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The Uluru Statement isn't how we will close the gap

By Anthony Dillon - posted Thursday, 16 June 2022

More discussions regarding the Uluru Statement are happening since Mr Albanese voiced his commitment when he became Prime Minister. Many public intellectuals have commented, and it is clear that public opinion is divided. Given this divergence of opinions, it is important that the Uluru Statement be openly discussed.

One of the most common criticisms of the Uluru Statement is that its proposed parliamentary voice will somehow demonstrate two different laws, and some even say apartheid. I think this is a gross exaggeration and it would be unfair to dismiss the Uluru Statement on such grounds. I believe the Uluru Statement certainly deserves respectful scrutiny, particularly given that it involves changes to the constitution, and more significantly, because it potentially has significant impacts on the wellbeing of Aboriginal people, for better or for worse. However, I do have my concerns as to whether it is in the best interests of Australians, particularly Aboriginal Australians.

I offer three criticisms: the Uluru Statement and its implications have not been explained well; it is highly questionable that Aboriginal people are so different from non-Aboriginal people that a national-level voice is needed; and there is a grave risk that the Uluru Statement is likely to be seen as another magic bullet in closing the gap.


First, based on ongoing discussion, it would seem that there is much confusion and uncertainty about what the Uluru Statement is and what it will achieve. I understand that initiatives like this one take time to develop and implement, but the public is entitled to know at a general level what the Uluru Statement really is, and most importantly, how it will help Aboriginal people. Is it a symbolic gesture? A means to right wrongs of the past? Or a plan to eliminate disadvantage from Aboriginal communities? These questions need answers.

Second, if we were to listen to only the loud voices who derive income and status from involvement in Aboriginal affairs, it would be easy to conclude that Aboriginal people are fundamentally different from other Australians. However, I propose that the commonalities between Aboriginal and non-Aboriginal people far outweigh any differences. And where there might be differences, I would refer to them as secondary rather than fundamental in terms of Aboriginal people's ability to function well in society. Aboriginal people have the same fundamental needs as non-Aboriginal people. Given this proposition, I question if a parliamentary voice is needed to represent Aboriginal people.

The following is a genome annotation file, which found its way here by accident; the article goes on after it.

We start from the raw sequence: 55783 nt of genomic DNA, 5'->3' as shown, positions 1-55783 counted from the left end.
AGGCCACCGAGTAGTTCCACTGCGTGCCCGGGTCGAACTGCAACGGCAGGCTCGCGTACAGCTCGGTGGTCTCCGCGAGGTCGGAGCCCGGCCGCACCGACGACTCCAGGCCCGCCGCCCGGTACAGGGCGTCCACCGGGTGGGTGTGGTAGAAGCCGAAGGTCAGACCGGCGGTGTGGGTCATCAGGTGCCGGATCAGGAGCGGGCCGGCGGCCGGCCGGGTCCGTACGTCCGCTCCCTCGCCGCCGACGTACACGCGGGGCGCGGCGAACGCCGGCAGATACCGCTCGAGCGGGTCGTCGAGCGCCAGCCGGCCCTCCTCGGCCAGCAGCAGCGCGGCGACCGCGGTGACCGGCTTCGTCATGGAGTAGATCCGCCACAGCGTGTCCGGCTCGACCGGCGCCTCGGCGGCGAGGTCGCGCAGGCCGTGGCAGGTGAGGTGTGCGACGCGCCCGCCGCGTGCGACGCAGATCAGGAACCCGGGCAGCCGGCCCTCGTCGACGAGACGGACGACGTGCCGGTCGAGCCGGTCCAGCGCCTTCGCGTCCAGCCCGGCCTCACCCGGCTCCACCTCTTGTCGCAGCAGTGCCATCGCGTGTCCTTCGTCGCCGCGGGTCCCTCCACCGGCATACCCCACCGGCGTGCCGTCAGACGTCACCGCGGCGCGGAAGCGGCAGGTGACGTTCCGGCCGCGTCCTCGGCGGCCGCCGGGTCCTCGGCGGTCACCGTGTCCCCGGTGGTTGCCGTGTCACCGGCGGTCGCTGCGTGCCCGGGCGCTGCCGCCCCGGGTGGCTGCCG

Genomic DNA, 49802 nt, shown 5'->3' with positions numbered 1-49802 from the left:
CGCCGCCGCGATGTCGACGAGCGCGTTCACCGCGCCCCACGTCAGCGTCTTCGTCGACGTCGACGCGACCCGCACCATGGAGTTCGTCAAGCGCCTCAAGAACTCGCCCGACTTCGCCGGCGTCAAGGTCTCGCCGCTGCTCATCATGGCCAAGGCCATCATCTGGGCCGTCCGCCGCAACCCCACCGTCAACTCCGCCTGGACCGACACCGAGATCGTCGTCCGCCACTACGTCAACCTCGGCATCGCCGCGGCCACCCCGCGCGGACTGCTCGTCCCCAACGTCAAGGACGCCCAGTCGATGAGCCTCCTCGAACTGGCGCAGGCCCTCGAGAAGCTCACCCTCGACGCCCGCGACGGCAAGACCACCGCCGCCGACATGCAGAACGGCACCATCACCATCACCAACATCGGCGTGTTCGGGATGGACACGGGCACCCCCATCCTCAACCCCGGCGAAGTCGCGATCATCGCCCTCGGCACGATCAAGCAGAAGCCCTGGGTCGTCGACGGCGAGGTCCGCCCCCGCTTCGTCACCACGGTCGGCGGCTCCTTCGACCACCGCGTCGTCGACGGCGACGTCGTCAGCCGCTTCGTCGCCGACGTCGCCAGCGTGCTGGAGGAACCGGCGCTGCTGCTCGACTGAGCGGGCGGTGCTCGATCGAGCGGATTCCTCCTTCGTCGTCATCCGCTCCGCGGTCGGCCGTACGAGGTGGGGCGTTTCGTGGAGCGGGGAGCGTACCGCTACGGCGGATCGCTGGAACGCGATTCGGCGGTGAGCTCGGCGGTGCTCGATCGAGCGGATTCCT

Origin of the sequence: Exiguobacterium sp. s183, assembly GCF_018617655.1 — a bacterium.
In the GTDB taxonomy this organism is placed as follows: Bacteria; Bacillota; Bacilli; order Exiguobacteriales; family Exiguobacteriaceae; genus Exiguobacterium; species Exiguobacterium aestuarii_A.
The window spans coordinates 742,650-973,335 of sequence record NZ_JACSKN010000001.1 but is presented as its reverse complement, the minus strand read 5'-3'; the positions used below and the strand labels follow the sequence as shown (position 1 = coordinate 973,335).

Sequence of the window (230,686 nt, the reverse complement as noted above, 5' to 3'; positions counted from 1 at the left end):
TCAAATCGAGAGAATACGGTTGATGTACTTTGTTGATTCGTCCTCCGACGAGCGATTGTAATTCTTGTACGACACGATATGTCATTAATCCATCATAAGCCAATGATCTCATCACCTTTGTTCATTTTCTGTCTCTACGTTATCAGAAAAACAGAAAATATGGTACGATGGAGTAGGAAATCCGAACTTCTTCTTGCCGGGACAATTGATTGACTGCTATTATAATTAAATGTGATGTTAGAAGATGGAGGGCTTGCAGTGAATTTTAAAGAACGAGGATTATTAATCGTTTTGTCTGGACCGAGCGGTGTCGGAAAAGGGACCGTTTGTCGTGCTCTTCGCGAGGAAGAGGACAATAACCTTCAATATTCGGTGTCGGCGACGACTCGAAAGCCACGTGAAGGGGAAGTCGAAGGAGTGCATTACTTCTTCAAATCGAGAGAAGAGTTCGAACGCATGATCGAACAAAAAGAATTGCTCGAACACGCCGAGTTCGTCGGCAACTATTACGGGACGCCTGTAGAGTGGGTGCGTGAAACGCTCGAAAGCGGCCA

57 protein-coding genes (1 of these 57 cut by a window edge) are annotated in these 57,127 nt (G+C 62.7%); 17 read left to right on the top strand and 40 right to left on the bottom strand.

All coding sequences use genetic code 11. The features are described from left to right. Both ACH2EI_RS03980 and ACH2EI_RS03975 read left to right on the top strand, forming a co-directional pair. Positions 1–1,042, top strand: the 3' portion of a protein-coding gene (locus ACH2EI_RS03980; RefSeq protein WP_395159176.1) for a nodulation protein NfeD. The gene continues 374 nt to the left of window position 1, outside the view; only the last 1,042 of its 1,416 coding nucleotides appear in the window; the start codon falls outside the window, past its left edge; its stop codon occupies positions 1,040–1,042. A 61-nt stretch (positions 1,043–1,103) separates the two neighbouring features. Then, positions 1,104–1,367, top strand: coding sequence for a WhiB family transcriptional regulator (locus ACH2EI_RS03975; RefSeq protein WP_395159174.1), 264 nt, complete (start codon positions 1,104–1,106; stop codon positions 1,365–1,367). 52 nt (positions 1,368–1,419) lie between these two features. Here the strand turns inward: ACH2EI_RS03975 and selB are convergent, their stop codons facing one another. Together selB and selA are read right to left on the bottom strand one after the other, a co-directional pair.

At local levels, such as communities, Aboriginal people are well represented by organisations that cater to their everyday needs. Such organisations already gain funding, support, and guidance from all levels of government departments dedicated to servicing the needs of Aboriginal Australians.

Finally, I believe that media and activists have already planted the seed in the minds of the public that the Uluru Statement will be a magic bullet to close the gap. Consider that despite the significant lack of clarity about the Uluru Statement, it is already being hailed as providing hope to Aboriginal people. For example, an article on an ABC webpage claimed: 'Prime Minister Albanese's commitment to Uluru Statement gives First Nations communities hope.' Having hope is good, but hope should lead to a positive outcome where the pathway to those outcomes is clearly articulated. Anything else runs the risk of being false hope.

I share the same hope as most other Australians, namely that those Aboriginal people who are most disadvantaged have access to the same sorts of opportunities that most of us take for granted. But details of how the Uluru Statement will achieve this are sketchy at best.

Incidentally, proponents of the Uluru Statement, are themselves doing very well and are important role models for Aboriginal and non-Aboriginal Australians alike. Perhaps what has worked for them in achieving success would also work for those Aboriginal Australians the Uluru Statement is intended to benefit? I am of course referring to education, employment, and access to modern services.


Now maybe I have over-estimated the intended goals of the Uluru Statement. If so, then I am not alone and it is incumbent on its proponents to clearly state what its intended aims are. If it is symbolic and contributes to the Australian story, that's fine, I would not oppose that. But again, the intended aims and outcomes of the Uluru Statement are unclear and need clarifying. For without clarity, it is unlikely to succeed at referendum.

Until clarification is given, I tend to agree with what Warren Mundine told me: "The Uluru Statement is a solution in search of a problem."


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A version of this article was published by The Courier Mail.

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About the Author

Dr Anthony Dillon is a researcher at both the University of Sydney, and the University of Western Sydney in the areas of Indigenous health and well-being, and mental health

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